Spiritual Suffering

Spiritual Suffering


Introduction to Nursing Diagnosis: Spiritual Suffering

nursing diagnosis is a comprehensive taxonomy of recognized nursing diagnoses, which are defined clinical judgments about individual, family, or community responses to actual or potential health problems/life processes. NANDA-I nursing diagnoses categories include impaired comfort, ineffective coping, insomnia, risk for infection, and risk for spiritual distress. The spiritual suffering nursing diagnosis from the list of NANDA-I diagnoses was categorized under Risk for Reduced Resilience.

Nursing Diagnosis Definition

The NANDA-I definition for Spiritual Suffering nursing diagnosis reads:

  • Risk for Reduced Resilience – At risk for diminished capacity to adapt and cope with aversive events.

Defining Characteristics (Subjective)

  • Spiritual discomfort
  • Struggle to find meaning in life
  • Questions own worth and values
  • Anger at God/higher power
  • Difficulty to find serenity and peace
  • Lack of joy
  • Feelings of sadness
  • Discord between beliefs and practices
  • Loss of hope
  • Fear of death/dying

Defining Characteristics (Objective)

  • Loss of interest in activities once found meaningful
  • Limited interaction with others
  • Unresponsive to comfort and joy
  • Crying spells
  • Withdrawal from family and friends
  • Verbal expression of hopelessness or helplessness
  • Lack of optimism
  • Social isolation
  • Engagement in behaviors once held sacred
  • Altered level of consciousness (for example, preoccupation)

Related Factors

  • Inability to adapt to significant life changes: Changes in personal life, death/loss of loved one, relocation, loss of employment, physical illness/infirmity, financial stress.
  • Interpersonal/cultural conflict: Lack of support/accommodation from interpersonal relationships, difficulty understanding conflicting religious/cultural beliefs, loss of sense of purpose.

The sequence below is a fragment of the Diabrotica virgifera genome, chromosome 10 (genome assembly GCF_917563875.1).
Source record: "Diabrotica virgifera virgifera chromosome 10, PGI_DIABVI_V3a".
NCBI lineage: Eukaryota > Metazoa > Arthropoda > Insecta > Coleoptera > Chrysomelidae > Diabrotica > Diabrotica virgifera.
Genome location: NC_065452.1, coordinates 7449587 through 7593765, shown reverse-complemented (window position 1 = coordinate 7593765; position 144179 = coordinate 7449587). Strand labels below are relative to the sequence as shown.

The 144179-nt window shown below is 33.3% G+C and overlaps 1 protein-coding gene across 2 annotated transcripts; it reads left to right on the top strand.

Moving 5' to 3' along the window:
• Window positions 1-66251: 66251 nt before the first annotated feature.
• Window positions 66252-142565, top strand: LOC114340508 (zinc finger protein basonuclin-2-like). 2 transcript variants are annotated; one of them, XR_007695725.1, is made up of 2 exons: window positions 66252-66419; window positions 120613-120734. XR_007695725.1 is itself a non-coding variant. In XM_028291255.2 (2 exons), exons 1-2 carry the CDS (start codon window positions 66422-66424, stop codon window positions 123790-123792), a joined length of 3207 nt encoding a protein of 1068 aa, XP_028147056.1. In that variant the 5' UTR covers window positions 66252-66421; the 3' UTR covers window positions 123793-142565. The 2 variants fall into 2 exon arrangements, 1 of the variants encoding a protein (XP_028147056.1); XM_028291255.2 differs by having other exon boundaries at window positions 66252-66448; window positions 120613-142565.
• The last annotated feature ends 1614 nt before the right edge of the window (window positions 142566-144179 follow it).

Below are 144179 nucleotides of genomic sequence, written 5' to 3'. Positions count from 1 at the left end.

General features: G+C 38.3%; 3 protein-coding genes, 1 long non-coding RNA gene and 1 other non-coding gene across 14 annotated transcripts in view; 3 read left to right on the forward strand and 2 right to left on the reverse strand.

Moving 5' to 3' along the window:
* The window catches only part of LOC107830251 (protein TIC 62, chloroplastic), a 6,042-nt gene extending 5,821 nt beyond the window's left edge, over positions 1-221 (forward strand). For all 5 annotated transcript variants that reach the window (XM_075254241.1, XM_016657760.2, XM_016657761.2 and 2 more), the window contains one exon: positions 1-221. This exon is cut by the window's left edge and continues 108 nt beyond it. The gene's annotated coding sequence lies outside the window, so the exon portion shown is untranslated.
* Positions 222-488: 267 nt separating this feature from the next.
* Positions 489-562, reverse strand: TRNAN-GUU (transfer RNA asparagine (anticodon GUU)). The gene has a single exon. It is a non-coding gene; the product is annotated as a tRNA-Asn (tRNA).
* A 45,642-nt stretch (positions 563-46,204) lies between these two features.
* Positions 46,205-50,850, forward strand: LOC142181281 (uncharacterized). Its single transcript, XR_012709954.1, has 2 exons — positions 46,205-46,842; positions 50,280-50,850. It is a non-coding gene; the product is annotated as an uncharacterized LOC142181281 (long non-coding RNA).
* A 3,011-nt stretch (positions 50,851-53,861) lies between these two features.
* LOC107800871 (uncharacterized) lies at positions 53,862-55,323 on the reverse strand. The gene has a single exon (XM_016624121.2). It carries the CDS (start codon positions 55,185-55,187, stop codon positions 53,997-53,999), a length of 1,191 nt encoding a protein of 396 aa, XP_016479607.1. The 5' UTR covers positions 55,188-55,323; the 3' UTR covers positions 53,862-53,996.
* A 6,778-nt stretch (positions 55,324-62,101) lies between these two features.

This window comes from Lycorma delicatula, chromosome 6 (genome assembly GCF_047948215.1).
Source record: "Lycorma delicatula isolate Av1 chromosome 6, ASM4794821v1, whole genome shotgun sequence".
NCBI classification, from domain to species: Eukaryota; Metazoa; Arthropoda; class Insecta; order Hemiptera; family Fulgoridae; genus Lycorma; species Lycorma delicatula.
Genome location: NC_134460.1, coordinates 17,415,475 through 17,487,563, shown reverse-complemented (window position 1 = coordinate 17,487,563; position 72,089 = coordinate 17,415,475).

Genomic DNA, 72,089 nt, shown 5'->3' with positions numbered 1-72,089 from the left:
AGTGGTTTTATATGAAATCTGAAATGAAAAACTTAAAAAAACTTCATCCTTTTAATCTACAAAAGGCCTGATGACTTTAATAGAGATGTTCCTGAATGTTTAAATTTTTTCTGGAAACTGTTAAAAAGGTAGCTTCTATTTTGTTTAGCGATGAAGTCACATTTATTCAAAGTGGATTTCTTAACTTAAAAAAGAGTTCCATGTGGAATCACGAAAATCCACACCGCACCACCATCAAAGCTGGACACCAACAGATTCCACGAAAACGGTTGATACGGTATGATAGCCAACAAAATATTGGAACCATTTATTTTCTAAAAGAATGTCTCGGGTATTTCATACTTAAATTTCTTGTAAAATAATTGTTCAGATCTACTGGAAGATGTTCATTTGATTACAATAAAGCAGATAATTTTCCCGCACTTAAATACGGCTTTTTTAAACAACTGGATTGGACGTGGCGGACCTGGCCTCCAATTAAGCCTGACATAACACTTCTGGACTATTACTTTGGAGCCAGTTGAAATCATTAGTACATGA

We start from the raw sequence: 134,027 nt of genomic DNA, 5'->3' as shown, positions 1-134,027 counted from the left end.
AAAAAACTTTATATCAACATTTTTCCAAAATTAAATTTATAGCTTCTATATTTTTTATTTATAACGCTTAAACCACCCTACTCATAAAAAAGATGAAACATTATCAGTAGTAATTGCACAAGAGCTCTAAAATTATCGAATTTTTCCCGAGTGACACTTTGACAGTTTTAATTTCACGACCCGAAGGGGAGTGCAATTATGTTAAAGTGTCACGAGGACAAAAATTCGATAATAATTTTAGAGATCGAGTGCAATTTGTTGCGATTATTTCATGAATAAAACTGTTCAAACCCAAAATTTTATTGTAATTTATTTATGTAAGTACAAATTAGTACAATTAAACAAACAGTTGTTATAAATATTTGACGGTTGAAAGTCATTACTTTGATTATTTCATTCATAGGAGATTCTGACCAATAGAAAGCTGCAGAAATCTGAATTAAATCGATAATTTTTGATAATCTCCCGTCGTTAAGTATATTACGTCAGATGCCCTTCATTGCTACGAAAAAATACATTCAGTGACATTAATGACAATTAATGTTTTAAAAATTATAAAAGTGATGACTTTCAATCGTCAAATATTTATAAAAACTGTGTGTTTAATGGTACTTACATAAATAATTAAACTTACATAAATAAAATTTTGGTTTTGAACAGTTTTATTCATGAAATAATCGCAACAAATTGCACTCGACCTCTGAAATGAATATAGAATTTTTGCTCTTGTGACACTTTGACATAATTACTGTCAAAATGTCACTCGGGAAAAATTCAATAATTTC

• Lack of spiritual coping mechanisms: Few individuals/institutions to rely on, inadequate knowledge of spiritual coping strategies.

Risk Populations

  • People in hospital/health care settings
  • People with chronic illnesses
  • Elders
  • Terminally ill
  • People living with mental illness
  • People who identify as LGBTQ+
  • People facing end-of-life decisions

Associated Problems

Individuals experiencing spiritual suffering may exhibit the following associated problems, such as:

  • Depression
  • Anxiety
  • Insomnia
  • Social isolation
  • Anger
  • Lack of motivation/purpose in life
  • Self-destructive behaviors
  • Poor job performance

Suggestions of Use

Spiritual suffering nursing diagnosis can be suggested for use in any setting (clinic, hospital, hospice, etc.) whenever a client’s spiritual needs are not being met adequately. Nurses should assess for signs and symptoms of spiritual distress by asking questions about the client’s religious/spiritual beliefs and cultural values and/or refer them to appropriate services/resources.

Suggested Alternative Nursing Diagnosis

Other related diagnoses may include:

  • Ineffective Coping
  • Ineffective Spirituality
  • Readiness for Enhanced Spiritual Wellbeing

Usage Tips

  • Assess for spiritual suffering in every client.
  • Encourage clients to engage in spiritual activities and offer referrals to appropriate resources.
  • Regularly monitor the client’s spiritual health.
  • Assess spiritual needs of the family and refer to relevant support services.

NOC Results

The nursing interventions may lead to the following positive outcomes, as measured by the NOC measure: